You might think you took the high road by not telling your boss off, or giving that unappreciative client a lecture on the value of your service. But you are still holding on to the resentment and it colors all of your future interactions not only with the individual in question but with others in your professional and private life as well. Realize that by being non-confrontational, you are choosing to make yourself invisible- no wonder you aren’t on these people’s A-List. Think about your passion for what you do as a ball of energy that lives at your core. The more expansive the energy, the further out the glow extends. Other people are attracted to that glow and want to work with you. The greatest architects have such expansive energy that people will crowd into lecture halls to hear what they have to say, buy their monographs and wish they could work for or with them. When you can’t let go of all of your resentments or regrets, you diminish your energy. Think about that glass-half empty colleague or friend How drawn to that person do you (or clients) feel? Then realize that, at times, we are all that person. Choose to be aware of when you are letting your anger, doubts and fears diminish your energy. Then take steps to let go. Stop suppressing your emotions and instead think about whether you actually made your point of view heard. Calmly and with an open mind approach the person and ask them to recount their decision/actions from their point of view. You may be surprised at what you learn.
On the chain gang of Trying Too Hard
Are you trying to make your clients like you more by practically wiping their noses for them? Score points with your boss by being a workaholic? Being a doormat diminishes your expertise and loses any respect people will have for you. A project is a partnership and all involved have to understand their roles and responsibilities. Decisions and directives (or lack of them) have consequences. Don’t try to sweep client driven issues or office problems under the rug and cheerfully try to compensate by doing others work for them. So often, we try to just make our situation work and do it all. You never want to put yourself in a position of being held accountable for an outcome in an areas where you have no responsibility. Your boss and your client’s main objective is to have a successful project. If they aren’t giving you what you need to accomplish this, the greatest service you can provide is one of coaching them on how they can help make the outcome a success.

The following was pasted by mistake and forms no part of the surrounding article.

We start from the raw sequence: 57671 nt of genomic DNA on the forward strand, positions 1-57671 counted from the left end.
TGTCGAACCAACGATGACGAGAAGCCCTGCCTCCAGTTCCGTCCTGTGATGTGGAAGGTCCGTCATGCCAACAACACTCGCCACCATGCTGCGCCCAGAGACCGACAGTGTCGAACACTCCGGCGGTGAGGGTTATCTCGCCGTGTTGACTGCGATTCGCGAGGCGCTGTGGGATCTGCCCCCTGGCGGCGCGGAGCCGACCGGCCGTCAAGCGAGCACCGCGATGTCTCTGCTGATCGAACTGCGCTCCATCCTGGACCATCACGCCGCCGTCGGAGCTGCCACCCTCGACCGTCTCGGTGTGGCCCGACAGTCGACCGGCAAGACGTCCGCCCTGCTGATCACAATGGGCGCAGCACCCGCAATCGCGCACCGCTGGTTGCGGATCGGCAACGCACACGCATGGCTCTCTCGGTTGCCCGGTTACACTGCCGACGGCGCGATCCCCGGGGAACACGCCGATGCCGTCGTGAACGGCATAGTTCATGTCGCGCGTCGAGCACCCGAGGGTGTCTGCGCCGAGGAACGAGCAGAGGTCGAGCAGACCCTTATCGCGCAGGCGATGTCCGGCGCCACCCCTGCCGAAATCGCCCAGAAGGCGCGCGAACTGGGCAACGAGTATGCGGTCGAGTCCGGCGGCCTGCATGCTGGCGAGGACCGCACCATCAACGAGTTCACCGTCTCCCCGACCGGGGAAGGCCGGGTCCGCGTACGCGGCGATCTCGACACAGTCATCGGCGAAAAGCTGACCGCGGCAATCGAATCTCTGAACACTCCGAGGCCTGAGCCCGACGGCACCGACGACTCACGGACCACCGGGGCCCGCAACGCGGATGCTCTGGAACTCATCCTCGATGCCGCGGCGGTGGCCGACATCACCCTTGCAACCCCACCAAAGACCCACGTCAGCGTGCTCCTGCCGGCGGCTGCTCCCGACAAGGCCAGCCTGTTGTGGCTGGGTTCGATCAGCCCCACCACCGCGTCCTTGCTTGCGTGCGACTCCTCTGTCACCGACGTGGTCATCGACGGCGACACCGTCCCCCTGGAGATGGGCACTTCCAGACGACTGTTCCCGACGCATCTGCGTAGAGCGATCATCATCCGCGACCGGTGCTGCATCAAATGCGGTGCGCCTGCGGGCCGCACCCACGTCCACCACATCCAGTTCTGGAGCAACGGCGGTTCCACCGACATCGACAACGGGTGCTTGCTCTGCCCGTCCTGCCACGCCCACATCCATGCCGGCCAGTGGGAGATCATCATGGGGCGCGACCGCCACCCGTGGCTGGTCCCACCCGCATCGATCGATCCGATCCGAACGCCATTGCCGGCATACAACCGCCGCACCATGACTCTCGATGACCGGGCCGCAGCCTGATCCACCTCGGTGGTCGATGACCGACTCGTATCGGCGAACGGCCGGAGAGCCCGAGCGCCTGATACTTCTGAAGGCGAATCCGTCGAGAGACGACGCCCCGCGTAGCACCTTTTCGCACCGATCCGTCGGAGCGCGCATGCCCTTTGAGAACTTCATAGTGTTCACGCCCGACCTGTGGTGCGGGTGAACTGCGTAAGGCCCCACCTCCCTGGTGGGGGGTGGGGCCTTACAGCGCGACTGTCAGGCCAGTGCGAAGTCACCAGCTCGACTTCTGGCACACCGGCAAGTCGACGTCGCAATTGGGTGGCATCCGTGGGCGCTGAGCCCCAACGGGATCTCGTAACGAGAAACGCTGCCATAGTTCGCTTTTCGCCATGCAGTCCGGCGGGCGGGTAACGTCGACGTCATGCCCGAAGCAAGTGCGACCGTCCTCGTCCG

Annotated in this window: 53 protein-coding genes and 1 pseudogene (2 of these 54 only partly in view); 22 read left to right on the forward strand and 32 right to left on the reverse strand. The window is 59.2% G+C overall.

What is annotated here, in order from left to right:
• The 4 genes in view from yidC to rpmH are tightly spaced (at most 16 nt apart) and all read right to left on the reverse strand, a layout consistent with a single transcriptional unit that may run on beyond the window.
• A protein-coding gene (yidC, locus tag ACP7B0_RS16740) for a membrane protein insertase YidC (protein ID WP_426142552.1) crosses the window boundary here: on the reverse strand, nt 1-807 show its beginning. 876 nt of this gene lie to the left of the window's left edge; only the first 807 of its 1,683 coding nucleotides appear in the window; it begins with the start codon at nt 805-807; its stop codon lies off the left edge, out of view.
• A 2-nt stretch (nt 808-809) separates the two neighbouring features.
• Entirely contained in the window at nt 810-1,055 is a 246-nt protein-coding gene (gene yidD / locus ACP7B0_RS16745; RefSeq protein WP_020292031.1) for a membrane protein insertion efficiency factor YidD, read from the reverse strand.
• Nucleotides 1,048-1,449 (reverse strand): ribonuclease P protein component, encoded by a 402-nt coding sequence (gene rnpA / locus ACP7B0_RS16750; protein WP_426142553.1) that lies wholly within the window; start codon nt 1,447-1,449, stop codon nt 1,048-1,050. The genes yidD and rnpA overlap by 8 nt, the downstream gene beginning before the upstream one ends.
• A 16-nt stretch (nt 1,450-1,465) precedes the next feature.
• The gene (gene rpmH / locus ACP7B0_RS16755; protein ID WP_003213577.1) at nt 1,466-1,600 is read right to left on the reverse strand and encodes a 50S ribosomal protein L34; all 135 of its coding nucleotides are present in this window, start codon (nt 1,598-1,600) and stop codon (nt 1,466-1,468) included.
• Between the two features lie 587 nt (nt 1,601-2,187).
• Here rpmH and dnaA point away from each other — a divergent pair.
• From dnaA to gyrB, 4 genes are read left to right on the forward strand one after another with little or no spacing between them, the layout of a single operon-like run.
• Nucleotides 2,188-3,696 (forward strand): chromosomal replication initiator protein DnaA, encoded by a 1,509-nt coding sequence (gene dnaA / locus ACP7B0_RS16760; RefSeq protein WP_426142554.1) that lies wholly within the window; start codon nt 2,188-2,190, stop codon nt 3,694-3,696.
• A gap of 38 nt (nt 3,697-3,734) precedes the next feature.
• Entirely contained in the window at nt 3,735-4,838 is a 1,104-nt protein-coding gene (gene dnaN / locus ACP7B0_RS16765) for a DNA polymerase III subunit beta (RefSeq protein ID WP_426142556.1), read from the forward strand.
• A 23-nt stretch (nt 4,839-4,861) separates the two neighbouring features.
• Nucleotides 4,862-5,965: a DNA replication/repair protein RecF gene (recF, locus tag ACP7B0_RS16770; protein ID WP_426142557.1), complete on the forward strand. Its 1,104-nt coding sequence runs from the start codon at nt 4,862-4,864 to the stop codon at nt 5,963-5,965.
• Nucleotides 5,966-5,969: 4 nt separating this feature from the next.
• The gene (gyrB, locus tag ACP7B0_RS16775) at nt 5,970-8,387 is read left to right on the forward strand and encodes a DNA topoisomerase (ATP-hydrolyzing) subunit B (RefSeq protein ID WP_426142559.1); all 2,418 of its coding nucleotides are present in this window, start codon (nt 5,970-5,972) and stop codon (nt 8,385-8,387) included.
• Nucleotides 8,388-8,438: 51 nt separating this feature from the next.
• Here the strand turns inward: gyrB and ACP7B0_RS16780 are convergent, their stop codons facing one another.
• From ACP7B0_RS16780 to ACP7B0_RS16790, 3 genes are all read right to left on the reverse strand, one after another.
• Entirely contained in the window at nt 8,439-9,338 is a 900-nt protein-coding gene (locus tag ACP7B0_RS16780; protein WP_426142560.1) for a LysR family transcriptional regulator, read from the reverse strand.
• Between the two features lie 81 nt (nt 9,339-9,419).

Rotting in the dungeon of the Status Quo
What’s good for General Bullmoose is not necessarily what’s good for you. If you are trying to live up to the expectations of your family, co-workers, society, you are engaged in conformance. Conformity erodes creativity. I am not suggesting that you have to be an angry, angry artist who rejects the world in order to be successful. I am telling you that you need to know yourself and make decisions because they are right for you. Unfortunately, we’re all likely to hit cruise control when we feel that our lives are basically going in a good direction. It usually takes some disruptive event to create a breakthrough. Why? Because being shaken out of your status quo stupor makes you refocus on what really matters to you. In the disruptive state, you reject limits and question rules. Make bold, purposeful moves in your life and you will fail, but you will also succeed beyond your wildest dreams. When you take actions with purpose, not just because you can or should, miracles can happen.
article on letting go by Tony Schwartz that got me thinking about how we can set ourselves free of things that don’t serve our highest self in order to make room for the things that do. Sounds like a scary proposition- but it’s not. What it is is nothing short of liberation. Just as fear of failing can immobilize us and keep us stuck in a rut, letting the perfect be the enemy of the good causes us to aim low, and apologize for taking chances. It causes that judge and jury in our heads to consistently level a guilty verdict. This is my list of six common creative prisons and recommendations for breaking out: